Tuesday, November 30, 2010

The Line of the Day

From Call Me Fishmeal, discussing current TSA policies:

If you hired a security guard to watch your house, and 10 years later your neighbors said, “Hey, several times now dudes have tried to steal your shit, but we came over and stopped them each time after your security guy let them through,” would you continue to employ him? Especially if every time you tried to enter your house, he grabbed your nuts and took naked pictures of your wife?

Parts of the post are a little unfair to TSA, but the general tone is apt, and that quote was dead on.

Thanks to the Search Engine Correspondent for pointing this out.

Friday, November 12, 2010

Who Pays?

Alan Simpson and Erskine Bowles have made their initial recommendations on how to cut the deficit. The legislation that comes of this, if any, will look very much different, but what they presented may serve as a blueprint, especially for those areas where there is not a hard and fast constituency.

The way it looks now, I'll take a beating. They recommend eliminating the home mortgage interest deduction, and my employer-provided health benefits--which my employer has reduced each of the past few years--will become taxable. I don't like it, but I can live with it. This country rode the gravy train for too long, and even though i wasn't one of those who overextended himself and defaulted on a credit card or mortgage, I understand everyone will have to pitch in.

Just so long as everyone does.

I don't mind if my tax obligation increases twice as much as someone who makes half as much. Hell, I don't mind if it increases more than twice as much if that guy's still raising small children, with the million expenses kids accrue. I just want to make sure the guys who make twice what I make--or ten times, or a hundred times--get nicked, too.

Conservatives complain about the "redistribution of wealth" every time a new tax is proposed. What has been done since 1980 with every tax cut? Those, too, have been redistributions of wealth, though in the other direction, taking money away from those who didn't have as much and giving it to those who already had more.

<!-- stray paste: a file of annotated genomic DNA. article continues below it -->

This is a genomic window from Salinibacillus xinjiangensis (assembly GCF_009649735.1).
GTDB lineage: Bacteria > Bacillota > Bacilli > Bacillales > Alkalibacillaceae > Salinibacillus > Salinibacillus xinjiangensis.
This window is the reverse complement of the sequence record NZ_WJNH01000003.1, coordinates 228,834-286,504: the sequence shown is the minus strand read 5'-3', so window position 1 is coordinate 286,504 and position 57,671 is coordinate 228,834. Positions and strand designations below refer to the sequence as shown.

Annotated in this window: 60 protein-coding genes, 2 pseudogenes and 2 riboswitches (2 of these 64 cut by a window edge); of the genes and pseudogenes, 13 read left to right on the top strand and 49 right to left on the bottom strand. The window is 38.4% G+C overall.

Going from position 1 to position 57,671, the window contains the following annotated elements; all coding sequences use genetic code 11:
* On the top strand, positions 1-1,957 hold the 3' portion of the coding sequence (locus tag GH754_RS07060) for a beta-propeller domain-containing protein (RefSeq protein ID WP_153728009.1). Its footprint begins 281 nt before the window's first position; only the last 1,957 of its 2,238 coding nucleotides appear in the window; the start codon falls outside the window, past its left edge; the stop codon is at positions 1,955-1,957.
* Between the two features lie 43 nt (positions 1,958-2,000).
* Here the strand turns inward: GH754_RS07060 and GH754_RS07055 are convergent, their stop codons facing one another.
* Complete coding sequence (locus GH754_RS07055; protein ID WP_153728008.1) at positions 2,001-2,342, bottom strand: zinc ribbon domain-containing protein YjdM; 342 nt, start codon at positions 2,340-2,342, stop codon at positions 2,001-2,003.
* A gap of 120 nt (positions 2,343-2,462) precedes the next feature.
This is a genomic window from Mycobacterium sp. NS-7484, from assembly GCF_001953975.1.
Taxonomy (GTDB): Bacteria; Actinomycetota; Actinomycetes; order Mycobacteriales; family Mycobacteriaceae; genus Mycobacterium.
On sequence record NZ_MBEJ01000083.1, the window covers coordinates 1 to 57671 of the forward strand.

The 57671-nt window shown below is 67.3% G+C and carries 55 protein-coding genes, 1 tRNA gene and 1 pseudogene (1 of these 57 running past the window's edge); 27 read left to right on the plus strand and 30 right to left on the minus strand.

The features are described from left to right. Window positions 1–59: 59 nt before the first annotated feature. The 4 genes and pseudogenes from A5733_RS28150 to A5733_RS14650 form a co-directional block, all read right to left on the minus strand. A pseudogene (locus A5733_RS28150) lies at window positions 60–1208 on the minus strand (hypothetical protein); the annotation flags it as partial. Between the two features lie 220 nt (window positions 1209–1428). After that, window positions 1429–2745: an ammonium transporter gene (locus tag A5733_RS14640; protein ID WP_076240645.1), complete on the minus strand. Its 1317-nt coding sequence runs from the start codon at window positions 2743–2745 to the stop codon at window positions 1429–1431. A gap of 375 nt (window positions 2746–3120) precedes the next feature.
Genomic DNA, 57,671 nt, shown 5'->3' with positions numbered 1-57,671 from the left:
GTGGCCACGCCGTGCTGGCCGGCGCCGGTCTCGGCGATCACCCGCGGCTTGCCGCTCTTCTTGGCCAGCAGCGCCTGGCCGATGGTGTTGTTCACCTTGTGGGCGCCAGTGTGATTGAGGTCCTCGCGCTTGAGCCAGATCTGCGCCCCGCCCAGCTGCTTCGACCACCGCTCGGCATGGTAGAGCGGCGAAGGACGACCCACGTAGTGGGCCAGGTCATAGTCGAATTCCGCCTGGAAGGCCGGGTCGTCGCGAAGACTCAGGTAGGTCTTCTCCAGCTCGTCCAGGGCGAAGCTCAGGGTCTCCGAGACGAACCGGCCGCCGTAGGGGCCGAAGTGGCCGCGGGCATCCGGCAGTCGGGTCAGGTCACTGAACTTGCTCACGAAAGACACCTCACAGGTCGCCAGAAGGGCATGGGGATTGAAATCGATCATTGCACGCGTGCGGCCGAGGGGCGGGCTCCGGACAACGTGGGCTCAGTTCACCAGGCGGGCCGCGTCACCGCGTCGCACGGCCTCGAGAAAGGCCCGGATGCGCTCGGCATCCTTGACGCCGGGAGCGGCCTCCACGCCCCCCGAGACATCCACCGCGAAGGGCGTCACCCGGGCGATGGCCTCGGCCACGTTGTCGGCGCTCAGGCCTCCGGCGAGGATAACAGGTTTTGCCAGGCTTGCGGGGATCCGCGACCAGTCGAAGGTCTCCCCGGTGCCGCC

I'll pay my extra share willingly, so long as those above me on the income ladder pay theirs. If not, then I'm going to get belligerent about this. Enough's enough.

Monday, November 08, 2010

How We Got Here

As usual, The Onion nailed it. The greatest strength of a democracy such as ours is the potential to have the government we want. The greatest weakness is that we get the government we deserve.

Let’s leave aside how many people do or don’t vote. Voter levels aren’t really the problem. I’ll all for making it a little harder to register to vote in the first place, as someone too lazy to do even that probably isn’t going to extend himself when it comes time to have his say. Too many sheeple (as the Beloved Spouse calls them) on both sides of the aisle do this.

Disagree? That’s your right, but I dis-disagree back atcha. Consider health care reform, probably the most controversial law passed by the current Congress. The people are about evenly divided. About 47-48% are for it, and 47-48% are against it. (The other 5-6% don’t understand the question.) Here’s where it gets complicated. Individual components of the law are overwhelmingly popular, ebven with those who want to get rid of it.

Should your insurance provider be allowed to drop you because you actually got sick? No one wants that. How about doing away with lifetime caps? People like that, too. Allowing children to remain covered under their parents’ policies up to age 26 if the kids’ employers don’t pick them up? Sounds good to most folks. How about lowering health care costs by standardizing forms and lowering administrative overhead? No one complaining about that.

No one thinks kids should be denied coverage due to a pre-existing condition. People who are trying to eat healthier want to be able to see the nutritional information on what they’re considering at a restaurant. Despite overwhelming approval of these (and other) aspects of the law, the polling numbers show many of the people who like these things still want to repeal the law that provides them.

There are people today who are paying for, or reluctantly doing without, end-of-life planning, who know it’s a good thing, and yet screamed foul words at their congressman two summers ago because of the “death panels.” These folks didn’t realize the death panels they were so upset about were the same end-of-life care and advice they’re so worried about now. All they knew was that attention whore Sarah Palin told them these were bad. I don’t know what to say about those who became hysterical over the idea of the government running Medicare; Medicare is, and has always been, a government program, and, as the level of vitriol indicated, a highly popular one.

People argue there will be fraud. Of course there will; it can’t be helped. There has never been a large program, in either the public or the private sector, that didn’t have fraud. There’s Social Security fraud, and we know well how people feel about shutting down that government program. (Socialist government program, no less.) The trick is to weed it out as well as we can, while understanding you can’t eliminate it. No one is served if 99 people are hurt just so one guy can’t get over.